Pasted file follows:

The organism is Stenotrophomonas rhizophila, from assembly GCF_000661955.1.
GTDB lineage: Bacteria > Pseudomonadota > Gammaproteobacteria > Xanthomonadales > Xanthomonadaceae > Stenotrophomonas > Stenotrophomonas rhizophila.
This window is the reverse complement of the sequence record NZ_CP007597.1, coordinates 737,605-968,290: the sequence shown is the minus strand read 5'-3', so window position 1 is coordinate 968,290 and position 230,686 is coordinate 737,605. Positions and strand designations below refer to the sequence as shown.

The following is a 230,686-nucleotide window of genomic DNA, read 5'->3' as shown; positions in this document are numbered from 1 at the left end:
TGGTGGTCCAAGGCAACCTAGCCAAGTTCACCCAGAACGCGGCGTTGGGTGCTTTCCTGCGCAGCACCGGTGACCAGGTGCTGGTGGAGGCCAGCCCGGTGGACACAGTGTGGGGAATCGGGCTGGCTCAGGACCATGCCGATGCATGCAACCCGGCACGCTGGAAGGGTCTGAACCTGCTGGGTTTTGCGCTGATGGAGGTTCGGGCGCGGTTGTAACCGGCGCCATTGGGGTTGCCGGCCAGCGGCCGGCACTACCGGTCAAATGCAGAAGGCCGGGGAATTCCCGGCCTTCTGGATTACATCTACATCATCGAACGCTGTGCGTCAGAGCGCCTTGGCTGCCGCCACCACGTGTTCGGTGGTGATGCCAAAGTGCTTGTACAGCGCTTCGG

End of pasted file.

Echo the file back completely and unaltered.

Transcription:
The organism is Stenotrophomonas rhizophila, from assembly GCF_000661955.1.
GTDB lineage: Bacteria > Pseudomonadota > Gammaproteobacteria > Xanthomonadales > Xanthomonadaceae > Stenotrophomonas > Stenotrophomonas rhizophila.
This window is the reverse complement of the sequence record NZ_CP007597.1, coordinates 737,605-968,290: the sequence shown is the minus strand read 5'-3', so window position 1 is coordinate 968,290 and position 230,686 is coordinate 737,605. Positions and strand designations below refer to the sequence as shown.

The following is a 230,686-nucleotide window of genomic DNA, read 5'->3' as shown; positions in this document are numbered from 1 at the left end:
TGGTGGTCCAAGGCAACCTAGCCAAGTTCACCCAGAACGCGGCGTTGGGTGCTTTCCTGCGCAGCACCGGTGACCAGGTGCTGGTGGAGGCCAGCCCGGTGGACACAGTGTGGGGAATCGGGCTGGCTCAGGACCATGCCGATGCATGCAACCCGGCACGCTGGAAGGGTCTGAACCTGCTGGGTTTTGCGCTGATGGAGGTTCGGGCGCGGTTGTAACCGGCGCCATTGGGGTTGCCGGCCAGCGGCCGGCACTACCGGTCAAATGCAGAAGGCCGGGGAATTCCCGGCCTTCTGGATTACATCTACATCATCGAACGCTGTGCGTCAGAGCGCCTTGGCTGCCGCCACCACGTGTTCGGTGGTGATGCCAAAGTGCTTGTACAGCGCTTCGG